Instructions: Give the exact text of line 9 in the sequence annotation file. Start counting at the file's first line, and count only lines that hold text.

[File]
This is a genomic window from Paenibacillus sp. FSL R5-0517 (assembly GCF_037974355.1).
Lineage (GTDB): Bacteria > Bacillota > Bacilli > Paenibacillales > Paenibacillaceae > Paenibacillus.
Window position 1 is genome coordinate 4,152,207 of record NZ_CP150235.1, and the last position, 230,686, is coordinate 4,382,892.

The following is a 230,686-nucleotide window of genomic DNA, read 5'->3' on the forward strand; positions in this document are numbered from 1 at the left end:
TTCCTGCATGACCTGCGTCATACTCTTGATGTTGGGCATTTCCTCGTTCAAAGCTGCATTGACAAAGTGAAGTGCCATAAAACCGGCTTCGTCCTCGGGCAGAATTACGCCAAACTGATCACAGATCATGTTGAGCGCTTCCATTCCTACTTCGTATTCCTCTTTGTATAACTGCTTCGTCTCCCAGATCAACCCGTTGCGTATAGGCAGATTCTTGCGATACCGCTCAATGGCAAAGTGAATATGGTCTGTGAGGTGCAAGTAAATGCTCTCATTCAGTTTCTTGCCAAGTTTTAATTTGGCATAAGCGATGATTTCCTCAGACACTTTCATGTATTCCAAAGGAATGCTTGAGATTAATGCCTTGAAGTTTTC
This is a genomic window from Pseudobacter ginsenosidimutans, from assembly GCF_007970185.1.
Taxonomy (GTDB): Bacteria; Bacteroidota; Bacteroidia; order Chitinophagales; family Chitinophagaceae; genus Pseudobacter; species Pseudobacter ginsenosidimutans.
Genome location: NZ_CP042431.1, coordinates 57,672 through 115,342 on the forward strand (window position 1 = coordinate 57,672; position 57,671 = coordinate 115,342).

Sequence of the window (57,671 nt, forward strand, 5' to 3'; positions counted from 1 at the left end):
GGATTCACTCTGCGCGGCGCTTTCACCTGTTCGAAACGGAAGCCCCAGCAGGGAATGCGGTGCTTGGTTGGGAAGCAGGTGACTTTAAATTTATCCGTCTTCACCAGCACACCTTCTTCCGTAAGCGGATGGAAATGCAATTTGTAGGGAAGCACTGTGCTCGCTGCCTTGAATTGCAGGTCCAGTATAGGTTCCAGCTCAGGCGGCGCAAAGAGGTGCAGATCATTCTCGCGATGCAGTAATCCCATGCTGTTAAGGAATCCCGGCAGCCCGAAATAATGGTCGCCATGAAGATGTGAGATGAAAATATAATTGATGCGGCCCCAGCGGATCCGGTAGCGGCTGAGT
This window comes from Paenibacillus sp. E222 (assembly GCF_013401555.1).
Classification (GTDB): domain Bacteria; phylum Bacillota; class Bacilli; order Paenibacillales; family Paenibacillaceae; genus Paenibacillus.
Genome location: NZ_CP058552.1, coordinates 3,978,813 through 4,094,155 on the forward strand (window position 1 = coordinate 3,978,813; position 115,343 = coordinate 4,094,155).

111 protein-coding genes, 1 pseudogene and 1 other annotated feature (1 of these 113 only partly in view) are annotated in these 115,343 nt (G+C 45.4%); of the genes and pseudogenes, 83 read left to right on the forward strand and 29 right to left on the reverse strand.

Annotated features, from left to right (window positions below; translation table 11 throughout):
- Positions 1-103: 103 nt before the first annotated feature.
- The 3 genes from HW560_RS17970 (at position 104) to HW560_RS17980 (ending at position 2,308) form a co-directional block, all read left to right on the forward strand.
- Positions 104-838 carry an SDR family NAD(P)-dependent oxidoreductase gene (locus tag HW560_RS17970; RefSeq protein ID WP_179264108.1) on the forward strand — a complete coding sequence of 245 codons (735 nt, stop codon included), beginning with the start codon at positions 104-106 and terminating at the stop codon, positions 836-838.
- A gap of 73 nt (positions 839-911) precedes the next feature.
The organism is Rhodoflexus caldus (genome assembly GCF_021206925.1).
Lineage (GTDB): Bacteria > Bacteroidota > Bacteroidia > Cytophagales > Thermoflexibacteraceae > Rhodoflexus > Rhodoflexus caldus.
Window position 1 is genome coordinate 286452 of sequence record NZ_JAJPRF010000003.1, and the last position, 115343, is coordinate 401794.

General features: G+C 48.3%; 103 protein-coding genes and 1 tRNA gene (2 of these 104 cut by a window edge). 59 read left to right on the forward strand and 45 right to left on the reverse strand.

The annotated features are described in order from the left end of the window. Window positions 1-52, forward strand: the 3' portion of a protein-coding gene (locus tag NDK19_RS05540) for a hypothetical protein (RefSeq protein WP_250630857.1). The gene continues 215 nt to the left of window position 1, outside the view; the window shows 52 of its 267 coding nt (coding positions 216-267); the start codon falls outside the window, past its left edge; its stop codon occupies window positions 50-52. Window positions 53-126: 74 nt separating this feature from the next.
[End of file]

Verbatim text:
Sequence of the window (57,671 nt, forward strand, 5' to 3'; positions counted from 1 at the left end):